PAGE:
Here's what the Iverson Movie Ranch obsession is all about ...

For an introduction to this blog and to the obsession a growing number of vintage film and TV fans have with the Iverson Movie Ranch — the most widely filmed outdoor location in movie and TV history — please read the site's introductory post, found here.
• Your feedback is appreciated — please leave comments on any of the posts.
• To find specific rock features or look up movie titles, TV shows, actors and production people, see the "LABELS" section — the long alphabetical listing on the right side of the page, below.
• To join the MAILING LIST, send me an email at and let me know you'd like to sign up.
• I've also begun a YouTube channel for Iverson Movie Ranch clips and other movie location videos, which you can get to by clicking here.
• Here's a link to Garden of the Gods, the best-known section of the Iverson Movie Ranch (featured in the movie "Stagecoach," the "Lone Ranger" TV show and hundreds of other productions).
• To go right to the great Iverson cinematographers, click here.
• Readers can email the webmaster at

Tuesday, June 3, 2014

Frontier lawman Wyatt Earp photobombed by a Stegosaurus

"The Life and Legend of Wyatt Earp" (1956)

When I see stuff like this I can't help but wonder, was it intentional or just a happy accident? In this case, I'd say it had to be intentional. The above shot from the "Wyatt Earp" TV show is taken from the episode "Dodge City Gets a New Marshal," which first aired Sept. 4, 1956, early in the show's second season. The shot depicts series star Hugh O'Brian, as lawman Wyatt Earp, arriving at the cemetery outside Dodge City — we can see that much from the sign. But the shot also features an especially charismatic rock, which was located on the Lower Iverson Movie Ranch in Chatsworth, Calif.

This version of the photo pinpoints the rock I'm talking about. I call it Stegosaurus, and I've discussed it before on the blog. You can click here to read more about Stegosaurus — or click on "Stegosaurus" in the long alphabetical index found along the right side of this page to see a compilation of blog posts that mention the rock. In today's world, the appearance by Stegosaurus in this shot of Wyatt Earp might be considered a "photobomb."

Here's a subsequent shot from the same "Wyatt Earp" sequence, providing a closer look at the cemetery sign — along with a closer look at Stegosaurus. During its six-season run on ABC, from 1955-1961, "The Life and Legend of Wyatt Earp" shot most of its outdoor action at Iverson.

"Wild Horse Ambush" (1952)

The above shot from "Wild Horse Ambush," one of the later Republic B-Westerns, reveals a bit more of Stegosaurus. The shot was filmed along a well-used chase road and features a number of famous movie rocks. To the right of Stegosaurus is Hangdog, and at the right edge of the photo is Bill Rock. A glimpse of Woolly Mammoth, also known as Vultura's Trail Rock, can be seen in the background. I'll ID all of these features in the next shot.

This is that same shot from "Wild Horse Ambush" with the key features highlighted. You can learn more about these rocks by clicking on their names in the index that appears on the right side of this page. Suffice to say they've all had extensive exposure in movies and TV shows — including frequently being filmed more or less from this same angle.

"Thunder River Feud" (1942)

The sighting that got my research rolling on Stegosaurus came early in my Iverson exploration, courtesy of the Range Busters B-Western "Thunder River Feud," from Monogram — and it came in the form of the grainy screen shot above. As far as how much Stegosaurus the rock resembles an actual Stegosaurus, it's likely that not everyone will see the resemblance. But in my own experience — and I have to admit, I played with toy dinosaurs as a kid — the above shot said "Stegosaurus" to me.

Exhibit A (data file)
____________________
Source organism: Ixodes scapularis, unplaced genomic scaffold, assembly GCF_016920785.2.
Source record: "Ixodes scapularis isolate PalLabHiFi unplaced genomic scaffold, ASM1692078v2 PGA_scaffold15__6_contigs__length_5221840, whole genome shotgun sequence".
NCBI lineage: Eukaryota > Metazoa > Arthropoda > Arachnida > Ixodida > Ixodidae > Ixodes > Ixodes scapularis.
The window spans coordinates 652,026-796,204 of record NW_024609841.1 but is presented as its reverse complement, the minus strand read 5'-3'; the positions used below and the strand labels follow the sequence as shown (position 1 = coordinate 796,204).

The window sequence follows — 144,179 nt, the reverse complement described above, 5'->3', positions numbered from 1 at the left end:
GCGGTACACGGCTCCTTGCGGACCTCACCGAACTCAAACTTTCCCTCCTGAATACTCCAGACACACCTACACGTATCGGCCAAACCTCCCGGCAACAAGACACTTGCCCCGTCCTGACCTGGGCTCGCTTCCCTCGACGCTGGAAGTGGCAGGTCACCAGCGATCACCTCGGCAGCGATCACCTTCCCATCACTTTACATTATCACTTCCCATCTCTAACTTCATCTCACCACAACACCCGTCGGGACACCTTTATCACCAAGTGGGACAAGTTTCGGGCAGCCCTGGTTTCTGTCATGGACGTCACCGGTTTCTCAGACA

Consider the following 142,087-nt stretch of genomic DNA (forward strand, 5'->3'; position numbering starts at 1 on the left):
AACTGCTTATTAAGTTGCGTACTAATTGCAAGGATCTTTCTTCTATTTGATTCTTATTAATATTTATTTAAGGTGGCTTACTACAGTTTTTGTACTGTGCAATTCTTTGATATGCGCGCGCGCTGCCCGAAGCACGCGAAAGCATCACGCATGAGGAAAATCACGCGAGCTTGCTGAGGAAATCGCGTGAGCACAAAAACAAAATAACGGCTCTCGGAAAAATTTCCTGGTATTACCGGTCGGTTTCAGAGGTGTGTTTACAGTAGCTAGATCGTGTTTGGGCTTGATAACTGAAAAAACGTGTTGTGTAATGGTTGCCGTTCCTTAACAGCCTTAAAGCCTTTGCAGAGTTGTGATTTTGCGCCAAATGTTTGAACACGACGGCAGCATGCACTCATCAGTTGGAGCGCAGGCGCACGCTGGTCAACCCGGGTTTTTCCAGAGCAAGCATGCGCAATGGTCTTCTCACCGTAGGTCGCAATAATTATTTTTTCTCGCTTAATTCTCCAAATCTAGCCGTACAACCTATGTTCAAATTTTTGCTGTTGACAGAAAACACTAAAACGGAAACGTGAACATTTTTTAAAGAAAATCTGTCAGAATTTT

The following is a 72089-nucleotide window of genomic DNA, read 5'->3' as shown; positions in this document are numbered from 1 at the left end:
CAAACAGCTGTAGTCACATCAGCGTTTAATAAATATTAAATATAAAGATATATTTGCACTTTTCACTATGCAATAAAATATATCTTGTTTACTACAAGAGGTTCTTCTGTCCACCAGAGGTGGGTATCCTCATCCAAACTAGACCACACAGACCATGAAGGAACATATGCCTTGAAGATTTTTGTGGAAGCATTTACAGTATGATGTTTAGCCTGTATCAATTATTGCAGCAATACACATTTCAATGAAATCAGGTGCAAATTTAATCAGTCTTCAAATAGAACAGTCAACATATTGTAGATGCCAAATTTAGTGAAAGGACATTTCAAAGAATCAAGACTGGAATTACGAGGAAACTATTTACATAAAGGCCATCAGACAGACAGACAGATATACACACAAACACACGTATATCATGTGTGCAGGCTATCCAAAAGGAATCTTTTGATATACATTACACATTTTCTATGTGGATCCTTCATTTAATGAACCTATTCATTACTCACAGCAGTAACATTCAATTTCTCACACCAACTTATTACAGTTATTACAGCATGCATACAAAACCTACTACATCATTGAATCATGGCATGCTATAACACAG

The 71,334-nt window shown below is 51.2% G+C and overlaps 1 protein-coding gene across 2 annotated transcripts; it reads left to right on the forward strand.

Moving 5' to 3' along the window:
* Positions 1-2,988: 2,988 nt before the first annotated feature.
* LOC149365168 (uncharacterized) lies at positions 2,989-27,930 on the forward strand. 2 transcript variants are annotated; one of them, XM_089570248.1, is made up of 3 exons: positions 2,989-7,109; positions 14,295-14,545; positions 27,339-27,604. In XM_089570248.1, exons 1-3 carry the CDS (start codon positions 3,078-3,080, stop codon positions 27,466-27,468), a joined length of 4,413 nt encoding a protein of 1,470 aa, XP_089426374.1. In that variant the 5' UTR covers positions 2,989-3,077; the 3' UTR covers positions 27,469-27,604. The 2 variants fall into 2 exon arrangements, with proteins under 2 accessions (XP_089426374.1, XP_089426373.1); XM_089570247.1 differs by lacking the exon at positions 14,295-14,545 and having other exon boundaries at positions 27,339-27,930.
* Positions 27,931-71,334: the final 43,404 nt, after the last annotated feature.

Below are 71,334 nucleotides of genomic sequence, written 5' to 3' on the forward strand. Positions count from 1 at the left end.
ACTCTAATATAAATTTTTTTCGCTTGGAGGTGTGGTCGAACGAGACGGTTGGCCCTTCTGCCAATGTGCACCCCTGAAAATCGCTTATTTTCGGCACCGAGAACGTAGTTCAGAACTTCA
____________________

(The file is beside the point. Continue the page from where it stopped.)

This version of the "Thunder River Feud" shot may give some idea of the "stegosaurus parts" that go into my conception of Stegosaurus the rock.

Stegosaurus as it appears today

Stegosaurus, which can still be found today on the site of the former Iverson Movie Ranch, still does look kind of like a stegosaurus — at least as much as it ever did. At any rate, it still looks remarkably similar to the creature that appeared on film in 1942, in "Thunder River Feud."

Another shot from recent times reveals the brick wall that now separates Stegosaurus from a condo community, as explained in this earlier blog post. In this shot, Hangdog is also visible, just above the wall.

"The Virginian" TV series (1964)

Stegosaurus has appeared in countless movies and TV shows, although it is often in the background. The above example comes from the TV series "The Virginian," from an episode called "The Girl From Yesterday," which first aired Nov. 11, 1964. Stegosaurus appears in the distance in the shot, but if you can't spot it, you're not alone. I wouldn't be able to recognize it in this screen shot either if it weren't for some of the surrounding rocks.

Here's the same shot from "The Virginian," with Stegosaurus highlighted.

The real giveaway in the "Virginian" screen shot is Sticky Bun, just above and to the left of Stegosaurus. The rock's distinctive shape — need I point out that it looks like one of those delectable breakfast treats also known as a cinnamon roll? — along with its elevated position makes it a helpful and reliable marker for Iverson. On a number of occasions, Sticky Bun — even when it's way in the background, as it usually is — has been my first indication that a production is shot at Iverson.

You're on a roll ... so don't stop now. Check out these Amazon links for some of the productions discussed in this blog post. There's much more Iverson waiting to be discovered ...

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